Esketamine in Combination with Oral Antidepressant Could Aid Treatment-Resistant Depression


Individuals treated with esketamine were more likely to reach remission and remain relapse-free at 8 weeks of treatment.

Published in the New England Journal of Medicine, a new study found that individuals with treatment-resistant depression (TRD) that were treated with esketamine (Spravato; Janssen) were 1.54 times more likely to be in remission after 8 weeks, compared with individuals treated with quetiapine (Seroquel; AstraZeneca) extended release (XR). Individuals treated with esketamine were also 1.55 times more likely to refrain from relapsing for a period of 32 weeks, at the 8-week period.

Close up view of doctor touching patient hand, showing empty and kindness - Image credit: Bongkarn |

Image credit: Bongkarn |

Esketamine is a CIII nasal spray medication that can only be attained by prescription, and it was investigated in combination with an oral antidepressant. A health care provider administered the dosage and schedule for prescribed individuals.

The study, called ESCAPE-TRD, was a randomized, open-labeled, rater-blinded, active-controlled, ex-United States study. The press release noted that esketamine nasal spray was compared with quetiapine XR paired with an oral antidepressant to treat TRD and major depressive disorder (MDD). The oral antidepressants included a serotonin reuptake inhibitor, serotonin, and norepinephrine reuptake inhibitor.

TRD is defined as a subset of depression. In total, 280 million individuals worldwide are impacted by depression and 21 million adults in the United States have reported to have a major depressive episode. Out of the 21 million individuals, 2.8 million live with MDD and are diagnosed with TRD. The diagnosis comes with a constant emotional and functional burden on the individual and loved ones. To be diagnosed with TRD, individuals with MDD must not have improved after 2 different antidepressants of a suitable dose.

"This large head-to-head trial gives physicians important data to consider in the management of treatment-resistant depression by comparing the short- and long-term effectiveness of Spravato to an oral antipsychotic,” said Reina Benabou, MD, PhD, Vice President of Medical Affairs, Neuroscience, at Janssen Scientific Affairs, LLC. “Spravato offers patients an additional important option. It is critical that those living with this difficult-to-treat condition have choices to consider for their personal treatment plans, in discussion with their health care providers.”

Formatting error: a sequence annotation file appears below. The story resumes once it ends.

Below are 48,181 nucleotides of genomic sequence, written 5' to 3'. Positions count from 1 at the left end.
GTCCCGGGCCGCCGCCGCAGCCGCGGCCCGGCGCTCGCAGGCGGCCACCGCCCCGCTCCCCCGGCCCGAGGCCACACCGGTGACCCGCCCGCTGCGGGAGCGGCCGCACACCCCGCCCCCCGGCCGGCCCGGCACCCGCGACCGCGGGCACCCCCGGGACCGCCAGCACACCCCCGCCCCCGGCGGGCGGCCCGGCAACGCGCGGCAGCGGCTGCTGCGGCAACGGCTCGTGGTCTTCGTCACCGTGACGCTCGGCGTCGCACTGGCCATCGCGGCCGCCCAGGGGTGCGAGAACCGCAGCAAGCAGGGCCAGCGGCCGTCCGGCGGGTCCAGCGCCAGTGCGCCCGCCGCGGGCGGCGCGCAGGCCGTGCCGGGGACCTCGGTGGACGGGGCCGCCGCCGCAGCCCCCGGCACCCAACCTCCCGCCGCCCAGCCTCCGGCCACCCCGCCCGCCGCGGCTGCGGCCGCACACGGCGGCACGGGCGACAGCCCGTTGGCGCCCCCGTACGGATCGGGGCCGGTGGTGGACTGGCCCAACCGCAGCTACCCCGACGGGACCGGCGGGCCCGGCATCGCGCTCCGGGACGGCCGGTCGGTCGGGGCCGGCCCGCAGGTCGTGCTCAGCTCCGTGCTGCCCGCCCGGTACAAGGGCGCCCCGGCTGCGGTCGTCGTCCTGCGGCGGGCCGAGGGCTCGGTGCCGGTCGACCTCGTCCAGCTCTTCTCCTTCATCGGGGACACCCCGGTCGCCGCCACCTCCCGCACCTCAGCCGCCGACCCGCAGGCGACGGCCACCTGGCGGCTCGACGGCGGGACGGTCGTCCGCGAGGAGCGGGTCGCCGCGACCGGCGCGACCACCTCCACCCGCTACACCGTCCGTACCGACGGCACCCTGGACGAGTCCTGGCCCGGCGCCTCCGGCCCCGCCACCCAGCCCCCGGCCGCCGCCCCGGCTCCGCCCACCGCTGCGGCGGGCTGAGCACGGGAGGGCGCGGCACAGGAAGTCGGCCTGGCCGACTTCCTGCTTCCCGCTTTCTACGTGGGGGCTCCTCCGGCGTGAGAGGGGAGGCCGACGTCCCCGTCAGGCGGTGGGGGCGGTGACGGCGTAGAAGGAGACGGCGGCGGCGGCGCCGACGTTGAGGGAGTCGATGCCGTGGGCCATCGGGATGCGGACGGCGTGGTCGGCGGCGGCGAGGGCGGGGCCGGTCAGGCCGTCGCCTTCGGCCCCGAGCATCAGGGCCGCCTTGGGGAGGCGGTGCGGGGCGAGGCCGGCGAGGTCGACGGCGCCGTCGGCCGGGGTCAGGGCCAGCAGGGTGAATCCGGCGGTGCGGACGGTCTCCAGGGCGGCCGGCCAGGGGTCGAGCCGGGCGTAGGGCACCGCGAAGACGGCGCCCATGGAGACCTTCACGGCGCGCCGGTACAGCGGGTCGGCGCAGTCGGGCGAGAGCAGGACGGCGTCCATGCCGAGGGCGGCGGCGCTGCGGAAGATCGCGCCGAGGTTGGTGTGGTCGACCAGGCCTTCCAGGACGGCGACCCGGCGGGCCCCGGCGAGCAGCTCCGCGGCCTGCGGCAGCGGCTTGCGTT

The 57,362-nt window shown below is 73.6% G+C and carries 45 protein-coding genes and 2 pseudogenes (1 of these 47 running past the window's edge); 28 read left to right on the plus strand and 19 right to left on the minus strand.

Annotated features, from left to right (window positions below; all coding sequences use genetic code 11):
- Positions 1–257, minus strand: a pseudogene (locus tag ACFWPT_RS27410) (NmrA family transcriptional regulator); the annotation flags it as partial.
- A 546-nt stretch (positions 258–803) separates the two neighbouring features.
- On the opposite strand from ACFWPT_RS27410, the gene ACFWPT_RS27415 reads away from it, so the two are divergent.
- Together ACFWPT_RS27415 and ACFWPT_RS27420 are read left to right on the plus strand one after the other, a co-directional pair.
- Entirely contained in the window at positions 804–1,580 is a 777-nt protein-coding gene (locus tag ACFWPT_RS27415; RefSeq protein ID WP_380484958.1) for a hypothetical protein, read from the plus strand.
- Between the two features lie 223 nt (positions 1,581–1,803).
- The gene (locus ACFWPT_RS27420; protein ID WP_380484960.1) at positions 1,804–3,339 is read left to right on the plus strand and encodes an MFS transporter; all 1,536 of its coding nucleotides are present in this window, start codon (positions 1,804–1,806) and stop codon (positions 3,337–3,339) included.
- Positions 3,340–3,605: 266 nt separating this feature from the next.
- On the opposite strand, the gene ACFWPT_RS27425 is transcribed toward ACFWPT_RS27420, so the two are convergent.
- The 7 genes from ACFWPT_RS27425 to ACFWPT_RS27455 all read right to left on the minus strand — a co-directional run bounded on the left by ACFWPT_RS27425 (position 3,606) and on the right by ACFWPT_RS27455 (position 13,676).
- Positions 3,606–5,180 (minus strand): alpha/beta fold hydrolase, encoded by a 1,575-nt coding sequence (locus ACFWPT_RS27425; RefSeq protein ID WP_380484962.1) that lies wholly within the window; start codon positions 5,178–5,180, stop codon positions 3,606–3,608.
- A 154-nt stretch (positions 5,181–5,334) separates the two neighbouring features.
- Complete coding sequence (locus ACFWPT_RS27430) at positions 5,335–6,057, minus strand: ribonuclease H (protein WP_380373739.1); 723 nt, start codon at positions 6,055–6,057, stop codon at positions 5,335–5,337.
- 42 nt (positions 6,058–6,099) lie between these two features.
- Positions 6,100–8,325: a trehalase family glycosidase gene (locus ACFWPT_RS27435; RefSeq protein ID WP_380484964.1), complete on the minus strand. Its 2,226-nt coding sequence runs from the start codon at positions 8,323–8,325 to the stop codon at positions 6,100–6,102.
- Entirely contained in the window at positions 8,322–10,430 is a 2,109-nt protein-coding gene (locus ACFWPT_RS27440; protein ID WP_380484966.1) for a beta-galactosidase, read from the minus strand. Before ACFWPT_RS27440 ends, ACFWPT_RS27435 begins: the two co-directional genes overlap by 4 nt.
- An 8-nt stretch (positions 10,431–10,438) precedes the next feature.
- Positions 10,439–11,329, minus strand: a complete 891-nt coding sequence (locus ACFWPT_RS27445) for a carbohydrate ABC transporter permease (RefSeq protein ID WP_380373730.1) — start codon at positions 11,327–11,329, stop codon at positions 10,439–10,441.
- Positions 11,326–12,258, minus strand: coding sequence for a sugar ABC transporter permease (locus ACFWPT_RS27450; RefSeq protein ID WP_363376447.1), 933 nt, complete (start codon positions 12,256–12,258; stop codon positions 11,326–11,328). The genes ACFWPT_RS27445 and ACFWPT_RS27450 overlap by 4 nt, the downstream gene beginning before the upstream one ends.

The press release noted that adverse events and treatment discontinuation were reported that followed the safety profile. The researchers reported that 92% of individuals taking esketamine had treatment-emergent adverse events, compared to 78% for individuals taking quetiapine XR. Among those, 4.2% that took esketamine and 11% that took quetiapine XR discontinued the medication because of the adverse events.

The most common adverse events that were reported included feeling disconnected from their selves, thoughts, feelings, and surroundings; dizziness; nausea; feeling sleepy; spinning sensation; decreased feeling of sensitivity; feeling anxious; lack of energy; increased blood pressure; vomiting; feeling drunk; and feeling very happy or excited.

The study concluded that at week 8 of taking esketamine versus taking quetiapine XR, individuals on esketamine were 1.54 more likely to reach remission compared with 17.6% of quetiapine XR-treated individuals. In terms of remaining relapse free, 21.7% of esketamine treated individuals would remain compared with 14.1% of those receiving quetiapine XR.


Large Head-to-Head Study Shows Patients with Treatment-Resistant Depression Receiving SPRAVATO® (esketamine) CIII Nasal Spray Were 1.54 Times as Likely to Reach Remission at 8 Weeks than Patients treated with Quetiapine XR. Johnson & Johnson. News release. October 4, 2023. Accessed October 9, 2023.

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